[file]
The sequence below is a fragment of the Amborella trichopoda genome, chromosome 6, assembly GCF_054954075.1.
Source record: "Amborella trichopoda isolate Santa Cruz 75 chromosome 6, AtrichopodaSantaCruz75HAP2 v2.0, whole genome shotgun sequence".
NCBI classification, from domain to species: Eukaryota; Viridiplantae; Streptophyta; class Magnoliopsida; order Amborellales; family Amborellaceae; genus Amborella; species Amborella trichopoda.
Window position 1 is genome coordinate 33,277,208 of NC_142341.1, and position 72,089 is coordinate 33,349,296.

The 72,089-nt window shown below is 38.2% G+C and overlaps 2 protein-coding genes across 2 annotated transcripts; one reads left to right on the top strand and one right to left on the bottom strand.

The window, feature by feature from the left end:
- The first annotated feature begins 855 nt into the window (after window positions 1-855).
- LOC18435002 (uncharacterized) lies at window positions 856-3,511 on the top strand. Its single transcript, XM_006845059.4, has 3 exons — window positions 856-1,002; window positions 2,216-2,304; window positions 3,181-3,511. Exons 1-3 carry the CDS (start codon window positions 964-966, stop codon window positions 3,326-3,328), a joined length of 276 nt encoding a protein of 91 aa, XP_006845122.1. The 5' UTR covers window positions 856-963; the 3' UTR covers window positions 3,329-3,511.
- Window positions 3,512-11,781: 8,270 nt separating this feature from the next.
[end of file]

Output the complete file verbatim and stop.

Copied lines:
The sequence below is a fragment of the Amborella trichopoda genome, chromosome 6, assembly GCF_054954075.1.
Source record: "Amborella trichopoda isolate Santa Cruz 75 chromosome 6, AtrichopodaSantaCruz75HAP2 v2.0, whole genome shotgun sequence".
NCBI classification, from domain to species: Eukaryota; Viridiplantae; Streptophyta; class Magnoliopsida; order Amborellales; family Amborellaceae; genus Amborella; species Amborella trichopoda.
Window position 1 is genome coordinate 33,277,208 of NC_142341.1, and position 72,089 is coordinate 33,349,296.

The 72,089-nt window shown below is 38.2% G+C and overlaps 2 protein-coding genes across 2 annotated transcripts; one reads left to right on the top strand and one right to left on the bottom strand.

The window, feature by feature from the left end:
- The first annotated feature begins 855 nt into the window (after window positions 1-855).
- LOC18435002 (uncharacterized) lies at window positions 856-3,511 on the top strand. Its single transcript, XM_006845059.4, has 3 exons — window positions 856-1,002; window positions 2,216-2,304; window positions 3,181-3,511. Exons 1-3 carry the CDS (start codon window positions 964-966, stop codon window positions 3,326-3,328), a joined length of 276 nt encoding a protein of 91 aa, XP_006845122.1. The 5' UTR covers window positions 856-963; the 3' UTR covers window positions 3,329-3,511.
- Window positions 3,512-11,781: 8,270 nt separating this feature from the next.